Nicolas Garait-Leavenworth, I see a stream of cars where no man has dared to drive before
The third and last part of a research cycle dedicated to history, fiction and space, I See A Stream Of Cars Where No Man Has Dared To Drive Before takes its title from a piece whose pretext and subtext are the Los Angeles River and the images it carries. Here, the river is used as a stream of consciousness - driving through the city to only catch glimpses of the water from one freeway to another. The piece aims to explore the different L.A. ecologies and the layers of narration they create within our lives and as well as the cultural objects that surround us. From the dried-up Owen Lake to West Ocean Boulevard, from gender to crime, from design to video game, I See A Stream Of Cars... crosses the no-nonsense laboratory for contemporary transactional realities that L.A. has become - through its architecture, homelessness, well-being, medication, sp ort, violence, self-sufficiency and green living, light and fiction, desert and attention, horrid roads and stunning outlooks, fame and the Tarpeian. Becoming by extention a mental construction of a labyrinth where everything seems scripted in advance.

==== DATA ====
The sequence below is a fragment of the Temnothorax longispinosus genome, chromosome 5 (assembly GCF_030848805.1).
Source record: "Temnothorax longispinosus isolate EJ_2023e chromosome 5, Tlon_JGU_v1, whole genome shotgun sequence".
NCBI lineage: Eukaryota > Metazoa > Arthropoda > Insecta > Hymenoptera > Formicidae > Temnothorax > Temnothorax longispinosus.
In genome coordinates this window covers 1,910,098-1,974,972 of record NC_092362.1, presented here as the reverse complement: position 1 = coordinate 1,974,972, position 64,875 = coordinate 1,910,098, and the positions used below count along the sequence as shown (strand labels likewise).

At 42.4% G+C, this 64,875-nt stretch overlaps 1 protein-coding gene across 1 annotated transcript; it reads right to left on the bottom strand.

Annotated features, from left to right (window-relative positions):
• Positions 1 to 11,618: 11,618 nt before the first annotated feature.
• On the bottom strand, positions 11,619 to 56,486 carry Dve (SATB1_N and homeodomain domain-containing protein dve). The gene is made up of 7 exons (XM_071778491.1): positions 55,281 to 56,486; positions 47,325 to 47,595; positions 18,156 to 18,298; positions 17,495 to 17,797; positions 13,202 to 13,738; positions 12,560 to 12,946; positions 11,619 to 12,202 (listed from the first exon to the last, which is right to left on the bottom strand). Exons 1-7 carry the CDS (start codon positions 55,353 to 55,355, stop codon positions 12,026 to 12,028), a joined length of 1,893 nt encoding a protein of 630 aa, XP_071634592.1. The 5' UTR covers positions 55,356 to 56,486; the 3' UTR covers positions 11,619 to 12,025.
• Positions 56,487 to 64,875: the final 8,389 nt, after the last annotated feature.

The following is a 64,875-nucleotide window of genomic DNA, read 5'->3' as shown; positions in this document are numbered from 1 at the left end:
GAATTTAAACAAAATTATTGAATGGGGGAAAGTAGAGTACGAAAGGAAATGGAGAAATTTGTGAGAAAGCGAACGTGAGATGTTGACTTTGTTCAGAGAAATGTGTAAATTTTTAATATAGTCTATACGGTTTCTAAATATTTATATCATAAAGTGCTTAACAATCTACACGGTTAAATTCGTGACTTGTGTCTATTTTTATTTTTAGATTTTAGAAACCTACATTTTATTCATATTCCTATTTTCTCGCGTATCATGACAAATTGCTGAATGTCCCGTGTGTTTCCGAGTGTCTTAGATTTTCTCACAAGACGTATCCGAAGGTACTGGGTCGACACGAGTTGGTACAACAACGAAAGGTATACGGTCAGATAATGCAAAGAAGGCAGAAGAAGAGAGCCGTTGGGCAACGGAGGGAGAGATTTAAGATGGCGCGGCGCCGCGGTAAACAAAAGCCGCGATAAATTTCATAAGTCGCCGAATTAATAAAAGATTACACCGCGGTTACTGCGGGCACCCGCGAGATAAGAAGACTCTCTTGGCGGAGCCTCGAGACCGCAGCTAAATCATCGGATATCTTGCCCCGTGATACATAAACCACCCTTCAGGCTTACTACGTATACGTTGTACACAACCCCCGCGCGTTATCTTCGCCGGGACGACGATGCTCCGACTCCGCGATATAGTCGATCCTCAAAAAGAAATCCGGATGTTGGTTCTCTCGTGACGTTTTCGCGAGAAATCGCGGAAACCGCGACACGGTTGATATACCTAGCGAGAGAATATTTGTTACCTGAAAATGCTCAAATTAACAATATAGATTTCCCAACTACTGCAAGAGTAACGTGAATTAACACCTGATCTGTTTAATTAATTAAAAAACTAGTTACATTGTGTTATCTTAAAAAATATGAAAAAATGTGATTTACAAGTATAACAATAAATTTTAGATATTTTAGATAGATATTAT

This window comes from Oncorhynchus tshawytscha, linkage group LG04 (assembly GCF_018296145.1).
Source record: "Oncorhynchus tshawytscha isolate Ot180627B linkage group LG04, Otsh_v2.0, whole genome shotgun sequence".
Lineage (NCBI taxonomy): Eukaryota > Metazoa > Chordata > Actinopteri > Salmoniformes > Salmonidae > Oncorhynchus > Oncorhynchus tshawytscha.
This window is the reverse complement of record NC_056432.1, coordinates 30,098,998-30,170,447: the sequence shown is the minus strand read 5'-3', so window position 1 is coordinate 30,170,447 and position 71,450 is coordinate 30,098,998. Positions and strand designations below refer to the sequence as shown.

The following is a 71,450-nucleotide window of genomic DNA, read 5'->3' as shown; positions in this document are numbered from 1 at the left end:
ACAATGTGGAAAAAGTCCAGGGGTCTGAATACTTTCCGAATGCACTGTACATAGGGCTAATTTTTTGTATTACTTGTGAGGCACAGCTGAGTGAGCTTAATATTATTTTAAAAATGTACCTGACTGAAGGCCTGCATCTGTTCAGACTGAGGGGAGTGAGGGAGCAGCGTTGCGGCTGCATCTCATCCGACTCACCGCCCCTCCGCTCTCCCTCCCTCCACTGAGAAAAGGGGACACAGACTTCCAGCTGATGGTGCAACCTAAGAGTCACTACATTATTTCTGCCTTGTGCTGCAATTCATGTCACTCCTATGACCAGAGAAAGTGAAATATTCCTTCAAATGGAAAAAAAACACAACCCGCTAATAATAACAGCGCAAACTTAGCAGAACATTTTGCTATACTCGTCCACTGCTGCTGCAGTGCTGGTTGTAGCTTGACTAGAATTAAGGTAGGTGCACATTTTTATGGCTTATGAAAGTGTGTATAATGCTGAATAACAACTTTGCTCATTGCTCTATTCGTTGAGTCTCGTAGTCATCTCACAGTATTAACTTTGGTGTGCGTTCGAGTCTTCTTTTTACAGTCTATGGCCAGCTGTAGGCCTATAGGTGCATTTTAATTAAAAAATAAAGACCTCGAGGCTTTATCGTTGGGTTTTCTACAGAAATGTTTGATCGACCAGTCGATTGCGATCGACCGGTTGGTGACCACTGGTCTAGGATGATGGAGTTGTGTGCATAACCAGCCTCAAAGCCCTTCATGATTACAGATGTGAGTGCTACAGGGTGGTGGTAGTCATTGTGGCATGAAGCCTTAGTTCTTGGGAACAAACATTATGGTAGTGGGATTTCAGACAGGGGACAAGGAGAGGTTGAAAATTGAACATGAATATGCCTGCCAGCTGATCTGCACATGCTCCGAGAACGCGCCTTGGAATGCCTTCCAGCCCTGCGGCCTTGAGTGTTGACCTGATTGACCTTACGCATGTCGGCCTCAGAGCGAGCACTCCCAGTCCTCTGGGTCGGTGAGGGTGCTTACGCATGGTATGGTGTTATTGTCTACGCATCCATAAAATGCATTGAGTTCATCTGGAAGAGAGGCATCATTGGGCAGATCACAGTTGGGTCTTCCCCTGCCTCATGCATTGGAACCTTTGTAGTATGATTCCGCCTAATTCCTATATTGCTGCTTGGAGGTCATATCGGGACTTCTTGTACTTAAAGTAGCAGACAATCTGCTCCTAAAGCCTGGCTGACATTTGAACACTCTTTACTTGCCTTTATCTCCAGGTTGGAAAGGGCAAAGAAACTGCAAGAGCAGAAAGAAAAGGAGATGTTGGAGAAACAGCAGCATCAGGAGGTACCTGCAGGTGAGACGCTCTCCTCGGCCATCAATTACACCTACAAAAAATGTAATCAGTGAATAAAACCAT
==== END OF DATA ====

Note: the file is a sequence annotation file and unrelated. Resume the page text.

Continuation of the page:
A number of other works surrounds this hollow portrait of cities, including Home, shown for the first time in its entirety and dedicated to London one year after the 2005 terrorist attacks. Garait-Leavenworth has further decided counterbalanced overflows of images by inviting two artists to exhibit alongside him: American artist David Malek who plays with abstraction to both a total and fragile effect; and French artist Guillaume Landron, whose architectural sculptures are both mysterious and expressionist.